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Exploring the Darker Side of Everything

Fire and Blood: A Series of Unfortunate Events for London

Death: the inevitable end for any living thing. Dying is to life as coal is to fire. There is no way around the end. So why are we so petrified of this inherent truth? Maybe it is because as humans we are not scared of the end itself, but more of what leads up to said death. Death itself is calm, it is quiet, it is still. But dying? Dying can be filled with untold pain, humiliation, and ear splitting screams. So,  we are not scared of death; we are scared of dying. On another hand, maybe this fear is a good thing? After all, humanity has witnessed the worst of what dying can be. Every time you get a cold, or a scratch in your throat, or everytime you see a mark on your skin that wasn’t there yesterday, the deepest parts of your mind recall what you learned in your history books. Your subconscious remembers images of burning blackened skin, boils the size of goose eggs, and decaying corpses on cobblestone streets. 

Perhaps the most terrifying ways to die are the most natural. Sure, it is frightening to think of the axe murderer down the street, but what about the invisible killer that floats off a cough? What about the spark that hops from your candle onto the curtain and ignites your home in a blaze? The horrific part about sickness or fire, is that they are completely natural. Sure, remedies are developed and procedures are followed to avoid them, but flames and illness will always be the greatest threat to humanity. What is a bomb but a device to deliver flames from the sky? What is a stab wound but an infection waiting to fester?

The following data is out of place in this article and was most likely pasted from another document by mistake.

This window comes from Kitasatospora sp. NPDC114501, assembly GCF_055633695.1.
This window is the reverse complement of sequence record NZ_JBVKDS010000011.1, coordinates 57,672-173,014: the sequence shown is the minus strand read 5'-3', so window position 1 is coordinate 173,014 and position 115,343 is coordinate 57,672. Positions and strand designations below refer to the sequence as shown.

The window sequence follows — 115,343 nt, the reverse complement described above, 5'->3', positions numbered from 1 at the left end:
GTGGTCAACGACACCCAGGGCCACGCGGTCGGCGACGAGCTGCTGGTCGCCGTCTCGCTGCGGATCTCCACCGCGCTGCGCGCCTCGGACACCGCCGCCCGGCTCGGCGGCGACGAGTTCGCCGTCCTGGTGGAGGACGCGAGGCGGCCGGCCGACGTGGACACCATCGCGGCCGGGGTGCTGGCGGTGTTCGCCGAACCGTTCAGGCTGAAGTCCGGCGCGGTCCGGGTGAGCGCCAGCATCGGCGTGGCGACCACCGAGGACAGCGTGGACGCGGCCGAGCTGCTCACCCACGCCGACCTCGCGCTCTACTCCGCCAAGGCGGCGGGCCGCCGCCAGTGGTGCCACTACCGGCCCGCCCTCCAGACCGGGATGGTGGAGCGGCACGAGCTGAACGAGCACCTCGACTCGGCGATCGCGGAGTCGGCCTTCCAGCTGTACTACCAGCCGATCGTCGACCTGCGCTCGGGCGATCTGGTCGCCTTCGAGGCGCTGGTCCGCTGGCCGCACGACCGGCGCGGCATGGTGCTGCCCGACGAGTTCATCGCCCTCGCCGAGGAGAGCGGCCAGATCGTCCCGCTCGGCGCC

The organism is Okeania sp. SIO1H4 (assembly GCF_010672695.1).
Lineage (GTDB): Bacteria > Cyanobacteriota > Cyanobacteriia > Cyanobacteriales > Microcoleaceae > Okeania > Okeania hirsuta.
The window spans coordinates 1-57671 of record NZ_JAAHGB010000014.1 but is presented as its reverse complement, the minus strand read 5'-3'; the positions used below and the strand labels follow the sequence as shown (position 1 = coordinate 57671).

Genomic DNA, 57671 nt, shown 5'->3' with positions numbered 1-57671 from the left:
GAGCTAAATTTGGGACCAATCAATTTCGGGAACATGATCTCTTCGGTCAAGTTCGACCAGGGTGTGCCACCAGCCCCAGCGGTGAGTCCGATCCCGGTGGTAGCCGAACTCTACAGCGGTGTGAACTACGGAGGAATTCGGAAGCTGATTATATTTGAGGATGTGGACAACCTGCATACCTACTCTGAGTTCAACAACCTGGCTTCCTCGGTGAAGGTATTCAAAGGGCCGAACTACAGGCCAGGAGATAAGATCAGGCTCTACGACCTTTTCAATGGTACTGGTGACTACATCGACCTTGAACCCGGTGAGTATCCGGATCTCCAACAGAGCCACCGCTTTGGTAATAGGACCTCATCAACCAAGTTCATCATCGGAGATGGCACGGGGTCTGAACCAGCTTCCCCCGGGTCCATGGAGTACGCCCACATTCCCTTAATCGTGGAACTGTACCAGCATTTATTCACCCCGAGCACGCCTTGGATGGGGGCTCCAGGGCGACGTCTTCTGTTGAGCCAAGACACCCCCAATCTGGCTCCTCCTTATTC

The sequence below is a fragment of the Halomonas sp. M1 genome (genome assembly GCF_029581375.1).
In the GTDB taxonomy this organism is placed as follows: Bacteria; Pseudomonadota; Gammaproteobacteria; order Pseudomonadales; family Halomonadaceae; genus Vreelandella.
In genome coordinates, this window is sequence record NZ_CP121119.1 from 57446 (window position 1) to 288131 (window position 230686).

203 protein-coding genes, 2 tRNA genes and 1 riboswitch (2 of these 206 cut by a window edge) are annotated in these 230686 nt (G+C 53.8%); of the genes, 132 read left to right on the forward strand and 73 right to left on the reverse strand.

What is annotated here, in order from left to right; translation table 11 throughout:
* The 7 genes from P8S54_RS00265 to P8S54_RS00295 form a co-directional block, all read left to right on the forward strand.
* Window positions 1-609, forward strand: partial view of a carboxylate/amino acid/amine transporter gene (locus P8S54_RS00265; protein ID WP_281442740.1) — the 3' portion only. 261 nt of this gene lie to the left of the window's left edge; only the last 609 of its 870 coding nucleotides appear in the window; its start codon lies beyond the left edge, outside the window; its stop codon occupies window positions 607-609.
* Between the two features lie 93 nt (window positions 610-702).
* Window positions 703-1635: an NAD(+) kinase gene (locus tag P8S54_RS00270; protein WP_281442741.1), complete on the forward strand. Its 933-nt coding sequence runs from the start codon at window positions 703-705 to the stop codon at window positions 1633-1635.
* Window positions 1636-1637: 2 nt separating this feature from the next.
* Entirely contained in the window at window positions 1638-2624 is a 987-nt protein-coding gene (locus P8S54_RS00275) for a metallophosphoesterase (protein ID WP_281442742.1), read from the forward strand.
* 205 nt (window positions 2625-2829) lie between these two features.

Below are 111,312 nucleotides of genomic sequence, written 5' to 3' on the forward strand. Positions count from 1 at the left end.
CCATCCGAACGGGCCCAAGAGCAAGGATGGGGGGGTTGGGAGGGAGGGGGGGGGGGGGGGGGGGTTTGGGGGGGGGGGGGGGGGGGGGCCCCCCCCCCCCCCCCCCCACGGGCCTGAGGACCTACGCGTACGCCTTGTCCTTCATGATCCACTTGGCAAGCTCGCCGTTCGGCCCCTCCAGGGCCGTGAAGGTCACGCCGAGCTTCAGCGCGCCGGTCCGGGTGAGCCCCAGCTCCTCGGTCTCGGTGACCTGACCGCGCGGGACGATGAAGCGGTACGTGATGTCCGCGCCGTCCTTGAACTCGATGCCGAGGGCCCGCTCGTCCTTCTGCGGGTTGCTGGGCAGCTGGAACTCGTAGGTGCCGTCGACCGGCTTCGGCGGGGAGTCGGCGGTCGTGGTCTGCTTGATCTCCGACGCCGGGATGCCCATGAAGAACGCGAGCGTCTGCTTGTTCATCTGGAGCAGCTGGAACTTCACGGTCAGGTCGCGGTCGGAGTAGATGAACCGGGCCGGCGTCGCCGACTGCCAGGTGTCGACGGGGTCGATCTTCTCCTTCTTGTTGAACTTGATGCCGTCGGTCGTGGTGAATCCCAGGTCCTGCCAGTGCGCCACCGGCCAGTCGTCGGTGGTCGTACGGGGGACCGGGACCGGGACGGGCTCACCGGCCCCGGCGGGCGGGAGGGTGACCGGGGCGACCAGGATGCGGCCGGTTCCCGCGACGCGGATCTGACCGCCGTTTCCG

Without our security blankets from the terrifying reality of death, like modern safety codes or medical practices, the world would face the same level of devastation that it did in the past. Advancements in medicine have allowed humanity to move past the likes of the plague, a disease that brought death to Europe in the most horrific way possible. Changes in the way infrastructure is contrustuted have aided to prevent catastrophes like the Great Fire of London which destroyed a beautiful city and its booming population. It is in the face of atrocity that achievements in safety and modern medicine were made. One day we may be a more proactive society, however it is crucial to look back on the events that influenced such important change. 

Blood: The Great Plague sweeps London from 1665 through 1666.

A street during the plague in London by  Wellcome Images is licensed under CC-BY

As the last in a series of Plagues to wreak havoc across Europe, the Great Plague of London in 1665 made sure to finish off with a bang. Snaking its way through mud caked streets by scampering on the backs of rats, disease infiltrated London. Scientifically known as yersinia pestis, the bacterium that causes the plague finds its host through a miniscule flea bite. Y. pestis can result in many different types of plague however the three most common are: pneumonic, septicemic, and bubonic. Each category of plague has a distinct set of symptoms, and none of them pretty. While all three forms of plague are deadly and highly contagious, the symptoms of bubonic plague are arguably the most horrific. 

Bubonic plague takes its name from the large “buboes” that form on its host. These protrusions swell from inside of the lymph nodes as y. petsis collects and multiplies. Eventually, these buboes grow to the size of large eggs and balloon under the skin from the neck, armpit, and groin. As the buboes grow, some even begin to ooze as they leach the life out of their victims. Alongside the buboes, symptoms also include raging headaches, violent nausea, vomiting, and a swollen tongue. As the host dies, tissue covering the areas of the buboes also begin to decay and turn the skin a sickly black shade. This necrosis of the skin is what gives bubonic plague its infamous moniker, “The Black Death.” 

By late 1664,  news of the Black Death’s return swept London. Stemming from the small suburb of St. Giles, illness passed through the impoverished villages in the Whitechaple and Stepney Perishes, and y. pestis found its way to the overcrowded alleyways of London. The Great Plague began its spread slowly, having only taken a recorded 43 people by May of 1665. However, as spring sprung across the country, so did yersinia pestis.